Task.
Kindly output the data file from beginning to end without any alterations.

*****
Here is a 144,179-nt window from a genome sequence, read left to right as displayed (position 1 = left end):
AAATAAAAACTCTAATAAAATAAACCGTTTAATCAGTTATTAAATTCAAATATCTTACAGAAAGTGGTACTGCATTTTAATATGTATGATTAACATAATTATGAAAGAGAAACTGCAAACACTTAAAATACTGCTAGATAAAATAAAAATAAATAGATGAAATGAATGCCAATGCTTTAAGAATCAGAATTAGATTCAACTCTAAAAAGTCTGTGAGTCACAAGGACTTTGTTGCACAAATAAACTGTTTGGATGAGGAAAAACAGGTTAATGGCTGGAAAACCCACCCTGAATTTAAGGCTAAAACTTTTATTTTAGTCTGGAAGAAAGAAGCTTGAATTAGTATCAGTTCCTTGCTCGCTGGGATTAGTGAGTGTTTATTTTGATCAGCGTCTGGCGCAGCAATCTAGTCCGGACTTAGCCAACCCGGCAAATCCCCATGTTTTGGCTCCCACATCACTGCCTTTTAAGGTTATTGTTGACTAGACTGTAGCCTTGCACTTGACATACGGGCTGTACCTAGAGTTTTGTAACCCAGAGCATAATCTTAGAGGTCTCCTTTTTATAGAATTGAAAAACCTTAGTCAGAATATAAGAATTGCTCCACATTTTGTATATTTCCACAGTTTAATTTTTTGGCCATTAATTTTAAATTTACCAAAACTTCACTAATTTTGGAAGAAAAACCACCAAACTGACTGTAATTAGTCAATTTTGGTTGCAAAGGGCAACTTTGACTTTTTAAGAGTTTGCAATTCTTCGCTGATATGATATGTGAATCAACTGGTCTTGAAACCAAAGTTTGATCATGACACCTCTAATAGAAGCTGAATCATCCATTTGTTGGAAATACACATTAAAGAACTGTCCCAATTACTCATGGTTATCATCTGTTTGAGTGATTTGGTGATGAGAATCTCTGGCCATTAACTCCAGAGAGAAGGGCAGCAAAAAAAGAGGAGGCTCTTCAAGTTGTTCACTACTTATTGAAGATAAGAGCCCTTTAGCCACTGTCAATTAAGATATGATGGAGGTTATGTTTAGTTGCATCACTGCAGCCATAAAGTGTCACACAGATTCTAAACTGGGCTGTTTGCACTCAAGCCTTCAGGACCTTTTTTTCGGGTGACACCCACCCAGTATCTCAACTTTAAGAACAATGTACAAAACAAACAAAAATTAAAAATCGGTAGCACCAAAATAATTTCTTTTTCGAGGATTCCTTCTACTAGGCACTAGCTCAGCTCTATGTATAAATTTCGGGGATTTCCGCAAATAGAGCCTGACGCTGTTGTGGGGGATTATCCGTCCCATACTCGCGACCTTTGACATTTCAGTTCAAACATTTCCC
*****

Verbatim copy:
Here is a 144,179-nt window from a genome sequence, read left to right as displayed (position 1 = left end):
AAATAAAAACTCTAATAAAATAAACCGTTTAATCAGTTATTAAATTCAAATATCTTACAGAAAGTGGTACTGCATTTTAATATGTATGATTAACATAATTATGAAAGAGAAACTGCAAACACTTAAAATACTGCTAGATAAAATAAAAATAAATAGATGAAATGAATGCCAATGCTTTAAGAATCAGAATTAGATTCAACTCTAAAAAGTCTGTGAGTCACAAGGACTTTGTTGCACAAATAAACTGTTTGGATGAGGAAAAACAGGTTAATGGCTGGAAAACCCACCCTGAATTTAAGGCTAAAACTTTTATTTTAGTCTGGAAGAAAGAAGCTTGAATTAGTATCAGTTCCTTGCTCGCTGGGATTAGTGAGTGTTTATTTTGATCAGCGTCTGGCGCAGCAATCTAGTCCGGACTTAGCCAACCCGGCAAATCCCCATGTTTTGGCTCCCACATCACTGCCTTTTAAGGTTATTGTTGACTAGACTGTAGCCTTGCACTTGACATACGGGCTGTACCTAGAGTTTTGTAACCCAGAGCATAATCTTAGAGGTCTCCTTTTTATAGAATTGAAAAACCTTAGTCAGAATATAAGAATTGCTCCACATTTTGTATATTTCCACAGTTTAATTTTTTGGCCATTAATTTTAAATTTACCAAAACTTCACTAATTTTGGAAGAAAAACCACCAAACTGACTGTAATTAGTCAATTTTGGTTGCAAAGGGCAACTTTGACTTTTTAAGAGTTTGCAATTCTTCGCTGATATGATATGTGAATCAACTGGTCTTGAAACCAAAGTTTGATCATGACACCTCTAATAGAAGCTGAATCATCCATTTGTTGGAAATACACATTAAAGAACTGTCCCAATTACTCATGGTTATCATCTGTTTGAGTGATTTGGTGATGAGAATCTCTGGCCATTAACTCCAGAGAGAAGGGCAGCAAAAAAAGAGGAGGCTCTTCAAGTTGTTCACTACTTATTGAAGATAAGAGCCCTTTAGCCACTGTCAATTAAGATATGATGGAGGTTATGTTTAGTTGCATCACTGCAGCCATAAAGTGTCACACAGATTCTAAACTGGGCTGTTTGCACTCAAGCCTTCAGGACCTTTTTTTCGGGTGACACCCACCCAGTATCTCAACTTTAAGAACAATGTACAAAACAAACAAAAATTAAAAATCGGTAGCACCAAAATAATTTCTTTTTCGAGGATTCCTTCTACTAGGCACTAGCTCAGCTCTATGTATAAATTTCGGGGATTTCCGCAAATAGAGCCTGACGCTGTTGTGGGGGATTATCCGTCCCATACTCGCGACCTTTGACATTTCAGTTCAAACATTTCCC